I recently had a chance to catch up with composer Matt Novack, the man behind the music for Adult Swim's Childrens Hospital and a myriad of other cool projects.
How would you describe the music from Children's Hospital? Did it change over the course of season 1 to 7?
It started off as a straight parody of hospital procedural shows with not only the score, but with the choices of songs as well. Most of it wouldn't be out of place in say, Grey's Anatomy. Over the seasons though, the whole show was constantly evolving, and the score along with it. When it started as a webseries, the score was pretty straightforward with a few silly/quirky cues thrown in, but as the show grew we started doing more parodies of different genres so the music grew and branched out into different styles.
What are the differences between scoring for film and television?
The biggest difference is time. With a film, a composer typically has a couple months to work on the score which leaves plenty of time to experiment and try out different ideas and concepts and collaborate with the film makers on the tone of the music before committing and writing the full score. When I worked on "Spare Change," I spent almost a week just hashing out a unique concept for the score and the main theme. However television is almost always on an episode-per-week schedule, and some times even tighter than that. One might get a little extra time on the pilot to experiment, or if you're lucky enough to work on a show that lasts multiple seasons, but usually it all comes down to my ability to quickly have a good idea, write it down, and move on.
Other than that, I generally approach film and television the same way. There are always things that vary from project to project, such as the intent or focus of the score, or thinking big picture versus moments, but it always comes down to helping to tell the story.
How would you describe the genre of the music for Children's Hospital? Does it change?
Dramatic parody score is probably the best way to describe it. I mostly scored the episodes as a drama rather than what audiences usually associate with comedy TV. Especially in absurdist comedies like Childrens Hospital, where a lot of the humor comes not just from punchlines but from the characters committing realistically to a ridiculously absurd reality, scoring scenes as serious as possible almost always made it funnier.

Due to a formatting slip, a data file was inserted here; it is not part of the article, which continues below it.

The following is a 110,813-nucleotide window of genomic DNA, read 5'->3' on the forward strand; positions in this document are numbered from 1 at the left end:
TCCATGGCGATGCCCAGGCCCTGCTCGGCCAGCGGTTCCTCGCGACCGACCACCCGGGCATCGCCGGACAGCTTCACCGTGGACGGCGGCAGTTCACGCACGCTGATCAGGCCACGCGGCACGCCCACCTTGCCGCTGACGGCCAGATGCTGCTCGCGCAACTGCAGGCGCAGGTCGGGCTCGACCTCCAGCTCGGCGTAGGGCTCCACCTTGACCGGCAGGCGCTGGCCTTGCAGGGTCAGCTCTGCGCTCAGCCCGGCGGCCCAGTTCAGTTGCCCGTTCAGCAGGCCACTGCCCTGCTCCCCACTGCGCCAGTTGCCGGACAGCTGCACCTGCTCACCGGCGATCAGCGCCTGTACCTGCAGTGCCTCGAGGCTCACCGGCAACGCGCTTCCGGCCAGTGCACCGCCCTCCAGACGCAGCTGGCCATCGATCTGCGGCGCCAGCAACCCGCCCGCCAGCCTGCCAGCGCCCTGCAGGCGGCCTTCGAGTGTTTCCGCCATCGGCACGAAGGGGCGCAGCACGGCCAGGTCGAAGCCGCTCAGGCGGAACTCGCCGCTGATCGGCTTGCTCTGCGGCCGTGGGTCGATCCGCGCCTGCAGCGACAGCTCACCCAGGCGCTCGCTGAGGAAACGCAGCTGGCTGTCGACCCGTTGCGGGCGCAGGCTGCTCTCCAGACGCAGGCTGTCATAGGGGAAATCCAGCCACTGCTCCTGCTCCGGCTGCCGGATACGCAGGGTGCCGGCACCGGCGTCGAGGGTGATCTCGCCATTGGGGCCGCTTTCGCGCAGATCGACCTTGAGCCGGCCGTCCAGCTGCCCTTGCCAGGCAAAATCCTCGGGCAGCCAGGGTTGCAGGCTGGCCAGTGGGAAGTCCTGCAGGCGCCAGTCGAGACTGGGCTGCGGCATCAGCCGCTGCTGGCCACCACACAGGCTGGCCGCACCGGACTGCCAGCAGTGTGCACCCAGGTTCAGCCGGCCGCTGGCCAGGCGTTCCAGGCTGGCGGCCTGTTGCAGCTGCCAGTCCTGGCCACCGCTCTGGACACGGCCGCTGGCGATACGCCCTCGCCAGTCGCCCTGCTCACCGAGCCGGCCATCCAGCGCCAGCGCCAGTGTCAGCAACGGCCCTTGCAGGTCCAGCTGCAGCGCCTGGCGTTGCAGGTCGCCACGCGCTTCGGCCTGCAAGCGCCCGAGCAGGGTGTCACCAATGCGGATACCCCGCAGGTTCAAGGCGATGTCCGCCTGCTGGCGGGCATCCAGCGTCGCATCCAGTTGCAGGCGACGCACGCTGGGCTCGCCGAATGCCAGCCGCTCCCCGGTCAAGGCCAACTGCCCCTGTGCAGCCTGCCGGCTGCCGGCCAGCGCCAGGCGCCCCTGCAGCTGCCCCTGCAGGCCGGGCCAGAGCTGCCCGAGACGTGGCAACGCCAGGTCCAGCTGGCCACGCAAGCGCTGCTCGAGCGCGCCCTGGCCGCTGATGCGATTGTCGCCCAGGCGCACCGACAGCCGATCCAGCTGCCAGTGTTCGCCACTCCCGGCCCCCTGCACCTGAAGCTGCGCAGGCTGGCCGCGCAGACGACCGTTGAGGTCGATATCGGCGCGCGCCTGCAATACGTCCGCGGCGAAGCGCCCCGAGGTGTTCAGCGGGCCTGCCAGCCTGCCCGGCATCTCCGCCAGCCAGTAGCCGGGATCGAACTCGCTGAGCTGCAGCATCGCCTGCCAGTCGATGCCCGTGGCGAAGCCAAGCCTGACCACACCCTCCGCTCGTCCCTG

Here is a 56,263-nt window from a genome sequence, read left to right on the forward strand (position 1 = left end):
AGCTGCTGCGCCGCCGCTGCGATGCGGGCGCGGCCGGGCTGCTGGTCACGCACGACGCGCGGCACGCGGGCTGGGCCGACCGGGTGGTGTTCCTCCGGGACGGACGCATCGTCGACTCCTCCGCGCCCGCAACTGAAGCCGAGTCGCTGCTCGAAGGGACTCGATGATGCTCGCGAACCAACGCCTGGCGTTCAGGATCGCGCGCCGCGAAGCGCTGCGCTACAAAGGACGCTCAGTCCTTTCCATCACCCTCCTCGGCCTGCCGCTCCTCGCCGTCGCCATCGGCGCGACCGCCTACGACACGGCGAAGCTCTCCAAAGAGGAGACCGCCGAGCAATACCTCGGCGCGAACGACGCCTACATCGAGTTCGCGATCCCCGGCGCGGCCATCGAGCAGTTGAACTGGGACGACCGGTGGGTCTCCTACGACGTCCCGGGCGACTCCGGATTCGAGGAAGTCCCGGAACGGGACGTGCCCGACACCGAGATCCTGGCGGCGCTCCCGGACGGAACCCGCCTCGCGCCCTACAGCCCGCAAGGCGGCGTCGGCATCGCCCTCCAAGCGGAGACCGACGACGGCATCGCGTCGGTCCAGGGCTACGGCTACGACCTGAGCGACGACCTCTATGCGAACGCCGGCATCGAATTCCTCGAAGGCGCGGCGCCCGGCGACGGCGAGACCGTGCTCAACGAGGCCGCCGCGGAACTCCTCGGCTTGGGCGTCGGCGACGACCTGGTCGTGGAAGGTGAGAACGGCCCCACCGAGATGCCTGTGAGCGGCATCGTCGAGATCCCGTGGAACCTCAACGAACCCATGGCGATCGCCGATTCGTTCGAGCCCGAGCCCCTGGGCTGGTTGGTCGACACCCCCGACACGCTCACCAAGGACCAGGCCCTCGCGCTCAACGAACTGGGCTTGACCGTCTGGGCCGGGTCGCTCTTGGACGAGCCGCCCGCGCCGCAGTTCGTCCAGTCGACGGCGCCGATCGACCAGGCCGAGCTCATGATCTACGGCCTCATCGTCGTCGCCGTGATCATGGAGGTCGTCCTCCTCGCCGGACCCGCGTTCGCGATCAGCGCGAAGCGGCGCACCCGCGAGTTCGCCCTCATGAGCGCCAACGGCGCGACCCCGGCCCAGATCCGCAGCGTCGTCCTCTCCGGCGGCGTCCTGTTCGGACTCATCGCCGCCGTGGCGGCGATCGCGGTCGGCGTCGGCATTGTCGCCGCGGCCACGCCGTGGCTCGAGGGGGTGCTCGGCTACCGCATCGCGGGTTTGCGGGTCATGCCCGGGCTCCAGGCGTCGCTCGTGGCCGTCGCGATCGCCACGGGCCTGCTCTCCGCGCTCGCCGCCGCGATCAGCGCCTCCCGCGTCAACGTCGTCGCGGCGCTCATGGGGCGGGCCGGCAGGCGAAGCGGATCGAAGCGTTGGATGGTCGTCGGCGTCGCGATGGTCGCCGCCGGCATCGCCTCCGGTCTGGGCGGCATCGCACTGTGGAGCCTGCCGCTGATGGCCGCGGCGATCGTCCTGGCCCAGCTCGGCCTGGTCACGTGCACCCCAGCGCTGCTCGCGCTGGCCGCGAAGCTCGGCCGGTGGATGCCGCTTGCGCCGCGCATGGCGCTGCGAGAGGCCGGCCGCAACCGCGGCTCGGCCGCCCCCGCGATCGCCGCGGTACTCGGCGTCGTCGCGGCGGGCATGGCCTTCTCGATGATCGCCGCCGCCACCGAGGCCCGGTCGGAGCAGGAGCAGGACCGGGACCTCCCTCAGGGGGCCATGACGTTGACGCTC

The show was frequently just a backdrop for Rob Corddry and the other writers to tell whatever story they wanted to tell and the music followed suit. I liked to think of Childrens Hospital as having two scores, the core hospital-drama cues that worked for multiple episodes was one, and the other a wide variety of one-off journeys into other styles like sci-fi, suspense thrillers, or even a 50’s era variety show. It fluctuated from episode to episode, some times even scene to scene, based on what the story needed it to say at any given point.
If you could compose for anyone in Hollywood, who would it be?
I’m a big sci-fi fan, and Ex Machina was one of those films that just stayed with me for months, so working with Alex Garland, who’s someone that’s really pushing the genre into interesting directions would be amazing.
In comedy, I think Dan Harmon’s one of the most brilliant writers out there and I’d love to have the chance to work with him as well.
Where can we find you on social media? And coolest project coming up?
I’m @MattNovack on Twitter and Instagram, plus I’m on Facebook. I collaborated with my good friend Craig Wedren again on a new film called “How to be a Latin Lover” for Lionsgate. It’s this really funny, sweet, romantic comedy directed by Ken Marino and starring Eugenio Derbez and Salma Hayek. That’ll be in theaters April 28th.
Written by rand01 on Mar 25, 2017